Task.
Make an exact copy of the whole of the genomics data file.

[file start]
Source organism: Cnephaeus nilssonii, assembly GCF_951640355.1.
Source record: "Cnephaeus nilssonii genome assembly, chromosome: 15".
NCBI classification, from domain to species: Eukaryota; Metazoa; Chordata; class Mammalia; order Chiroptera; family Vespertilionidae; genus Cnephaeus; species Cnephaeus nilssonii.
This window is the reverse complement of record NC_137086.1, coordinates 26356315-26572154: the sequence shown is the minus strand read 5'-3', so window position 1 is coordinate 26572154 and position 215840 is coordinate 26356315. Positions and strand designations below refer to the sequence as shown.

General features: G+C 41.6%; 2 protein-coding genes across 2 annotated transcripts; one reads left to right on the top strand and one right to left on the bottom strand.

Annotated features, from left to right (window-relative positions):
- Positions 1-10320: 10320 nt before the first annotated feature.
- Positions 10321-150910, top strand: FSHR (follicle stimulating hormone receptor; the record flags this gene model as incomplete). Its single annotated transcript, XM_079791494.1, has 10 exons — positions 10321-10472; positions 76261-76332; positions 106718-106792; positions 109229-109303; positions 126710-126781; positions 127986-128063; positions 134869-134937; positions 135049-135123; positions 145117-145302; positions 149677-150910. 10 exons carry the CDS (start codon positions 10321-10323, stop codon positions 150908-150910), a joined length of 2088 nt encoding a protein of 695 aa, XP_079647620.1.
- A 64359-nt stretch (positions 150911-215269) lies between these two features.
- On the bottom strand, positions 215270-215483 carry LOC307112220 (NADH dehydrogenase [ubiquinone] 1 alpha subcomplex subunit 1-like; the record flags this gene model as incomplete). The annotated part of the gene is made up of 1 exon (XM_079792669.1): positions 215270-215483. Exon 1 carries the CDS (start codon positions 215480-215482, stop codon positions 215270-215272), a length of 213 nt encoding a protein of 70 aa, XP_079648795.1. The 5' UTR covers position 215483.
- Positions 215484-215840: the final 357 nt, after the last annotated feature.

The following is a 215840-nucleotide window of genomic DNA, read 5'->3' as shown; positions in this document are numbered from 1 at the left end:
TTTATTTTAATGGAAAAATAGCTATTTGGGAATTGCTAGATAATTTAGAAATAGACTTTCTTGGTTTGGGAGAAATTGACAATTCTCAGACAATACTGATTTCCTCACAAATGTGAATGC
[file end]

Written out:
Source organism: Cnephaeus nilssonii, assembly GCF_951640355.1.
Source record: "Cnephaeus nilssonii genome assembly, chromosome: 15".
NCBI classification, from domain to species: Eukaryota; Metazoa; Chordata; class Mammalia; order Chiroptera; family Vespertilionidae; genus Cnephaeus; species Cnephaeus nilssonii.
This window is the reverse complement of record NC_137086.1, coordinates 26356315-26572154: the sequence shown is the minus strand read 5'-3', so window position 1 is coordinate 26572154 and position 215840 is coordinate 26356315. Positions and strand designations below refer to the sequence as shown.

General features: G+C 41.6%; 2 protein-coding genes across 2 annotated transcripts; one reads left to right on the top strand and one right to left on the bottom strand.

Annotated features, from left to right (window-relative positions):
- Positions 1-10320: 10320 nt before the first annotated feature.
- Positions 10321-150910, top strand: FSHR (follicle stimulating hormone receptor; the record flags this gene model as incomplete). Its single annotated transcript, XM_079791494.1, has 10 exons — positions 10321-10472; positions 76261-76332; positions 106718-106792; positions 109229-109303; positions 126710-126781; positions 127986-128063; positions 134869-134937; positions 135049-135123; positions 145117-145302; positions 149677-150910. 10 exons carry the CDS (start codon positions 10321-10323, stop codon positions 150908-150910), a joined length of 2088 nt encoding a protein of 695 aa, XP_079647620.1.
- A 64359-nt stretch (positions 150911-215269) lies between these two features.
- On the bottom strand, positions 215270-215483 carry LOC307112220 (NADH dehydrogenase [ubiquinone] 1 alpha subcomplex subunit 1-like; the record flags this gene model as incomplete). The annotated part of the gene is made up of 1 exon (XM_079792669.1): positions 215270-215483. Exon 1 carries the CDS (start codon positions 215480-215482, stop codon positions 215270-215272), a length of 213 nt encoding a protein of 70 aa, XP_079648795.1. The 5' UTR covers position 215483.
- Positions 215484-215840: the final 357 nt, after the last annotated feature.

The following is a 215840-nucleotide window of genomic DNA, read 5'->3' as shown; positions in this document are numbered from 1 at the left end:
TTTATTTTAATGGAAAAATAGCTATTTGGGAATTGCTAGATAATTTAGAAATAGACTTTCTTGGTTTGGGAGAAATTGACAATTCTCAGACAATACTGATTTCCTCACAAATGTGAATGC